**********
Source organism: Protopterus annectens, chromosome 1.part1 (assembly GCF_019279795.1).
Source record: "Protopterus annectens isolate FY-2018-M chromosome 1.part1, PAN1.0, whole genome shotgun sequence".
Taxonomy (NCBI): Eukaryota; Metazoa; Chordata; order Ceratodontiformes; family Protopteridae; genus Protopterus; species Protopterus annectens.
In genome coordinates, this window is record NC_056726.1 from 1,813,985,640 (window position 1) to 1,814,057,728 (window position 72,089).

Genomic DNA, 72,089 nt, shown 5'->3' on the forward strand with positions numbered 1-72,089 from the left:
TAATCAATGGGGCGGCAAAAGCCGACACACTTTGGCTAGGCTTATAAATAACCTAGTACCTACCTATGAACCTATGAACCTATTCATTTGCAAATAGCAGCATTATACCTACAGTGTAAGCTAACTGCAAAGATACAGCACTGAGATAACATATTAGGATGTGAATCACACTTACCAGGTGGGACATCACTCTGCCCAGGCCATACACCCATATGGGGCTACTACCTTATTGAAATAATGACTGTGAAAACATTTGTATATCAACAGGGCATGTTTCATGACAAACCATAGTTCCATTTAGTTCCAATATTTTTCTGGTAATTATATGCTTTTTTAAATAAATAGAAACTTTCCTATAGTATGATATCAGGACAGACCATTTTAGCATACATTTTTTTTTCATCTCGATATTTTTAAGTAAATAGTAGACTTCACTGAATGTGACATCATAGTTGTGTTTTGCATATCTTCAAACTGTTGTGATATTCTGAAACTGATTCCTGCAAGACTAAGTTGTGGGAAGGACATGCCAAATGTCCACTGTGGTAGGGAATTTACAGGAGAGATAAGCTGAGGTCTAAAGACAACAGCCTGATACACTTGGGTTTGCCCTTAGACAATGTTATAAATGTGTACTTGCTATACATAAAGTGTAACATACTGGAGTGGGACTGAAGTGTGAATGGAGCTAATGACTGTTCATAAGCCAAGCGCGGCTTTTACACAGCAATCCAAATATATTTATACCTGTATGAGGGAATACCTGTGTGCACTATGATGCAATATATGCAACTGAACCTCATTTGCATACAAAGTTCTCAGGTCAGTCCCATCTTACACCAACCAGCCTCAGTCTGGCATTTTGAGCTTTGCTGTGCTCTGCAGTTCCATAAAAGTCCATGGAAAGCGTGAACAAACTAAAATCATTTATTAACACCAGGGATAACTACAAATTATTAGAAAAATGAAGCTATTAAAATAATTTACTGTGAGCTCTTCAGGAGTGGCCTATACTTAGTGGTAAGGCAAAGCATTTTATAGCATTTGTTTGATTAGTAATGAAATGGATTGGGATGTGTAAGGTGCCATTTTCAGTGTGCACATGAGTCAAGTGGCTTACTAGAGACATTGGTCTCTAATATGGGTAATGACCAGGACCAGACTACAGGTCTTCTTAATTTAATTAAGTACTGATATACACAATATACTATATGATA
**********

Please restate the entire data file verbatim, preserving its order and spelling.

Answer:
Source organism: Protopterus annectens, chromosome 1.part1 (assembly GCF_019279795.1).
Source record: "Protopterus annectens isolate FY-2018-M chromosome 1.part1, PAN1.0, whole genome shotgun sequence".
Taxonomy (NCBI): Eukaryota; Metazoa; Chordata; order Ceratodontiformes; family Protopteridae; genus Protopterus; species Protopterus annectens.
In genome coordinates, this window is record NC_056726.1 from 1,813,985,640 (window position 1) to 1,814,057,728 (window position 72,089).

Genomic DNA, 72,089 nt, shown 5'->3' on the forward strand with positions numbered 1-72,089 from the left:
TAATCAATGGGGCGGCAAAAGCCGACACACTTTGGCTAGGCTTATAAATAACCTAGTACCTACCTATGAACCTATGAACCTATTCATTTGCAAATAGCAGCATTATACCTACAGTGTAAGCTAACTGCAAAGATACAGCACTGAGATAACATATTAGGATGTGAATCACACTTACCAGGTGGGACATCACTCTGCCCAGGCCATACACCCATATGGGGCTACTACCTTATTGAAATAATGACTGTGAAAACATTTGTATATCAACAGGGCATGTTTCATGACAAACCATAGTTCCATTTAGTTCCAATATTTTTCTGGTAATTATATGCTTTTTTAAATAAATAGAAACTTTCCTATAGTATGATATCAGGACAGACCATTTTAGCATACATTTTTTTTTCATCTCGATATTTTTAAGTAAATAGTAGACTTCACTGAATGTGACATCATAGTTGTGTTTTGCATATCTTCAAACTGTTGTGATATTCTGAAACTGATTCCTGCAAGACTAAGTTGTGGGAAGGACATGCCAAATGTCCACTGTGGTAGGGAATTTACAGGAGAGATAAGCTGAGGTCTAAAGACAACAGCCTGATACACTTGGGTTTGCCCTTAGACAATGTTATAAATGTGTACTTGCTATACATAAAGTGTAACATACTGGAGTGGGACTGAAGTGTGAATGGAGCTAATGACTGTTCATAAGCCAAGCGCGGCTTTTACACAGCAATCCAAATATATTTATACCTGTATGAGGGAATACCTGTGTGCACTATGATGCAATATATGCAACTGAACCTCATTTGCATACAAAGTTCTCAGGTCAGTCCCATCTTACACCAACCAGCCTCAGTCTGGCATTTTGAGCTTTGCTGTGCTCTGCAGTTCCATAAAAGTCCATGGAAAGCGTGAACAAACTAAAATCATTTATTAACACCAGGGATAACTACAAATTATTAGAAAAATGAAGCTATTAAAATAATTTACTGTGAGCTCTTCAGGAGTGGCCTATACTTAGTGGTAAGGCAAAGCATTTTATAGCATTTGTTTGATTAGTAATGAAATGGATTGGGATGTGTAAGGTGCCATTTTCAGTGTGCACATGAGTCAAGTGGCTTACTAGAGACATTGGTCTCTAATATGGGTAATGACCAGGACCAGACTACAGGTCTTCTTAATTTAATTAAGTACTGATATACACAATATACTATATGATA